In the context of globalization and free trade, business communication has to cut across different cultural identities. These invariably cause cultural barriers that have to be overcome. The relaxed and leisurely pace of the Easterners, the formal and official style of the Britishers, the casual and matter-of-fact nature of the Americans, the thorough nature of the Germans and the extreme courtesy and politeness of expression of the French are all cultural features. It is easy for an American to give his opinion even to his boss whereas decisions and opinions are seldom expressed in the presence of elders and seniors in the East.
Nonverbal Communication : Different Cultures, Different Meanings for Project Teams
7 Cultural Differences in Nonverbal Communication
Non-verbal communication is communication that occurs without words which is continuous. It is body language and environmental context involved in any communication. It is not what is said with words but how it is said and expressed. There are many types of non-verbal communications like eye contact, hand movements, facial expressions, touch, gestures, etc. Non-verbal communication is different from person to person and especially from one culture to another.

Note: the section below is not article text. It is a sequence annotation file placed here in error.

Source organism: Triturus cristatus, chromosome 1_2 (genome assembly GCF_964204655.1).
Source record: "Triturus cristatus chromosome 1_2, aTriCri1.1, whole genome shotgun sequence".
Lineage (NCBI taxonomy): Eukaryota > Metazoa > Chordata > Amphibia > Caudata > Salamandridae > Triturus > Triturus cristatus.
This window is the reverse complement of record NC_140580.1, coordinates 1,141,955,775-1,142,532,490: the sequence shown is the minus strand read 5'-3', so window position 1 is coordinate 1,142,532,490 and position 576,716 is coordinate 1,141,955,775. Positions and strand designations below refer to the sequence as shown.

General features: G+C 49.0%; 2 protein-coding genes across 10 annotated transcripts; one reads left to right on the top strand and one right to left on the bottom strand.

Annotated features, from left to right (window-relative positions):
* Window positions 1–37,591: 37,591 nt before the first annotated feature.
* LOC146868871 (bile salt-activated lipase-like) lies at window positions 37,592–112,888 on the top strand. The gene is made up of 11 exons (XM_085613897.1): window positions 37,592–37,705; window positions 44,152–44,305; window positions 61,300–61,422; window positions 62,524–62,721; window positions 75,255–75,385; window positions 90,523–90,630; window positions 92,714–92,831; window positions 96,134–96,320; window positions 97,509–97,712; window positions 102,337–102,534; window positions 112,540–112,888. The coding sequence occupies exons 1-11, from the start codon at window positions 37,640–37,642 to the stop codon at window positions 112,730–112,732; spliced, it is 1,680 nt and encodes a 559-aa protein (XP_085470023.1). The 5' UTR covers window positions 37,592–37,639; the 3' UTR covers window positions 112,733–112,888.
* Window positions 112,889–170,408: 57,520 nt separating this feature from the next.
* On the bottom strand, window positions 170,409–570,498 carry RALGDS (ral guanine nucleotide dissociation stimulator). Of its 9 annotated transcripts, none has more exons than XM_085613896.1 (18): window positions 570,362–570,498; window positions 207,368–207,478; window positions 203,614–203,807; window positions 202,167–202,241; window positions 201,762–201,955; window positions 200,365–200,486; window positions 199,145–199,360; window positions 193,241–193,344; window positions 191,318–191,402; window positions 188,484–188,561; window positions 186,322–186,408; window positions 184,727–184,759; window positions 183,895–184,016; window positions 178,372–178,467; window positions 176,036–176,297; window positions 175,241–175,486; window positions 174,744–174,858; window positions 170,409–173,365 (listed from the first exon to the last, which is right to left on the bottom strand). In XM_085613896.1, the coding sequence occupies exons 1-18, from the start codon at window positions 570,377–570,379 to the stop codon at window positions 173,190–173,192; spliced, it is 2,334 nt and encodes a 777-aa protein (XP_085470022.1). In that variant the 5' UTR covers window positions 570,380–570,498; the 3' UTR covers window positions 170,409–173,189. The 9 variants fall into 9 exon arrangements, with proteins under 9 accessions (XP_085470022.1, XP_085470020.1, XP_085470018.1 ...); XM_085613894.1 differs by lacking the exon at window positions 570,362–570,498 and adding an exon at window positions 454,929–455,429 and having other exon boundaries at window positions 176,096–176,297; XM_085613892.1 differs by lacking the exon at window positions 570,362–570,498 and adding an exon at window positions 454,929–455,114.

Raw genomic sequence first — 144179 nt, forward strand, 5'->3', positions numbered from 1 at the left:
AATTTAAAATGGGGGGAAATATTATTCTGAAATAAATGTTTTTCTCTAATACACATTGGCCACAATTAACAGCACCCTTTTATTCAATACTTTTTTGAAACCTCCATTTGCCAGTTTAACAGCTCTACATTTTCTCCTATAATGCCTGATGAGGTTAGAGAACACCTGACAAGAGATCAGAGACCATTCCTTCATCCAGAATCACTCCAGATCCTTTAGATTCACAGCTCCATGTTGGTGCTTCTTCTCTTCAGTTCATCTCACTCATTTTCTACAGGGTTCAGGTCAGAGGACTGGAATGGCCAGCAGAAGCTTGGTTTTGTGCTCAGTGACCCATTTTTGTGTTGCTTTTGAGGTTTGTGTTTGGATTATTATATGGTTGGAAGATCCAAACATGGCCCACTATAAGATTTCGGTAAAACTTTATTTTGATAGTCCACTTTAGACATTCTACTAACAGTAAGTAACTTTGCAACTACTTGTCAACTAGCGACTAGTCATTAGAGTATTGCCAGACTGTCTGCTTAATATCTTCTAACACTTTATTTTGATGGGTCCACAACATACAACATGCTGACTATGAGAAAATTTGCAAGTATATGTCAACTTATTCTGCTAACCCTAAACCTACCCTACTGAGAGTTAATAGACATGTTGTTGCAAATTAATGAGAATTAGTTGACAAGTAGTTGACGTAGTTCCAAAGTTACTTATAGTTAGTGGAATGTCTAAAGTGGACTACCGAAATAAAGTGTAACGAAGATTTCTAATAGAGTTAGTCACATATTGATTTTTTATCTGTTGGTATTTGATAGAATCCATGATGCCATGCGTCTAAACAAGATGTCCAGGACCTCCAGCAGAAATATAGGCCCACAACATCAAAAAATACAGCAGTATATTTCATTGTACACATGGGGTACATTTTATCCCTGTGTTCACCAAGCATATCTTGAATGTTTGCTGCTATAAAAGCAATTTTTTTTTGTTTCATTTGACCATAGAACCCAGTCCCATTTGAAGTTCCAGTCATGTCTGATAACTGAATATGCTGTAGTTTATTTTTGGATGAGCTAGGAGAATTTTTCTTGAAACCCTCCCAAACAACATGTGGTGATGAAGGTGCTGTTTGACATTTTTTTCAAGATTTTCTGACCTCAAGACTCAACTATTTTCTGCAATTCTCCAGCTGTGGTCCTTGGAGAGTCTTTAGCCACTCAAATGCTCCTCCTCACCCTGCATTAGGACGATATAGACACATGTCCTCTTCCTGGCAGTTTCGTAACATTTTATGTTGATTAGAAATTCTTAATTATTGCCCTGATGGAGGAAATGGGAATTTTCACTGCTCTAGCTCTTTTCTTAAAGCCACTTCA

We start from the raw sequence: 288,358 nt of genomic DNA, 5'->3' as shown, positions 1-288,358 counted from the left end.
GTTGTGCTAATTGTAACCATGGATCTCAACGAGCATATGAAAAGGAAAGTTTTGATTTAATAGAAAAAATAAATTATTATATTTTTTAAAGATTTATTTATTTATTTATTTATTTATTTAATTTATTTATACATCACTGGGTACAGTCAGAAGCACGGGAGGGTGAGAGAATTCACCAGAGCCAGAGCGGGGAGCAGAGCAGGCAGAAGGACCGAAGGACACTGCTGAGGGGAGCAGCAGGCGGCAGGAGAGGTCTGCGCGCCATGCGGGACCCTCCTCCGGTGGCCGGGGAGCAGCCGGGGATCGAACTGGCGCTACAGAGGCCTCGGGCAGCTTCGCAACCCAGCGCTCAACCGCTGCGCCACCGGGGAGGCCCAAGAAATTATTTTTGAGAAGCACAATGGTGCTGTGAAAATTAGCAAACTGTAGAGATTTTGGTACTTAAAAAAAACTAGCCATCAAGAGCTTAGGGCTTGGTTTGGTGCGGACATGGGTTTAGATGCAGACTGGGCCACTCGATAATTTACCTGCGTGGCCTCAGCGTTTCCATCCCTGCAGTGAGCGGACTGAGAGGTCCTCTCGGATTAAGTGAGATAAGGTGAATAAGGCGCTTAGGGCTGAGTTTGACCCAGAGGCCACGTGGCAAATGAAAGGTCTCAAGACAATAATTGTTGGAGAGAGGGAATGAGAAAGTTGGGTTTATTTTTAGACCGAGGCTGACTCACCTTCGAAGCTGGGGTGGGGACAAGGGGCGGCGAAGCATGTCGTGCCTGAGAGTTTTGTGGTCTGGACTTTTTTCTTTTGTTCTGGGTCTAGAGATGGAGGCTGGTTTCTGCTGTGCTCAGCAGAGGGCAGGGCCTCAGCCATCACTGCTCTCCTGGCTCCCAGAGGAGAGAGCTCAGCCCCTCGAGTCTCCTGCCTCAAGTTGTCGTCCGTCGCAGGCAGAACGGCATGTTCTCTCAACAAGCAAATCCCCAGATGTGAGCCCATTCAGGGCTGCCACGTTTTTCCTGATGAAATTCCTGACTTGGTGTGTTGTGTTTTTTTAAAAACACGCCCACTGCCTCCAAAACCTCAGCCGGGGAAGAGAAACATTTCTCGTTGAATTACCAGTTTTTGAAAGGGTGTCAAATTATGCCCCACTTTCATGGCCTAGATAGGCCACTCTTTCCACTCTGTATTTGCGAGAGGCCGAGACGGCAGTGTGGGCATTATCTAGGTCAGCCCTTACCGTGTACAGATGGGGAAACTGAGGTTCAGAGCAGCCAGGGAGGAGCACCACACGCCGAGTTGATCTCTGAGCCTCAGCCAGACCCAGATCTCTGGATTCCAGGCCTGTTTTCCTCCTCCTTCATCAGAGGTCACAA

Asian American Ethnicity and Communication
Nonverbal communication is an important, learned facet of communication that varies widely by culture. Some gestures that are common friendly gestures in the United States, are seen as offensive in other cultures. For example, in many Asian cultures, it is considered rude to make direct eye contact with other people, especially if they are your superior. While in American culture it is considered to rude to avoid eye contact, people in Asian cultures find it disrespectful to maintain eye contact with someone.
The culture of Asia encompasses the collective and diverse customs and traditions of art, architecture, music, literature, lifestyle, philosophy, politics and religion that have been practiced and maintained by the numerous ethnic groups of the continent of Asia since prehistory. Identification of a specific culture of Asia or universal elements among the colossal diversity that has emanated from multiple cultural spheres and three of the four ancient River valley civilizations is complicated. However, the continent is commonly divided into six geographic sub-regions, that are characterized by perceivable commonalities, like culture, religion, language and relative ethnic racial homogeneity.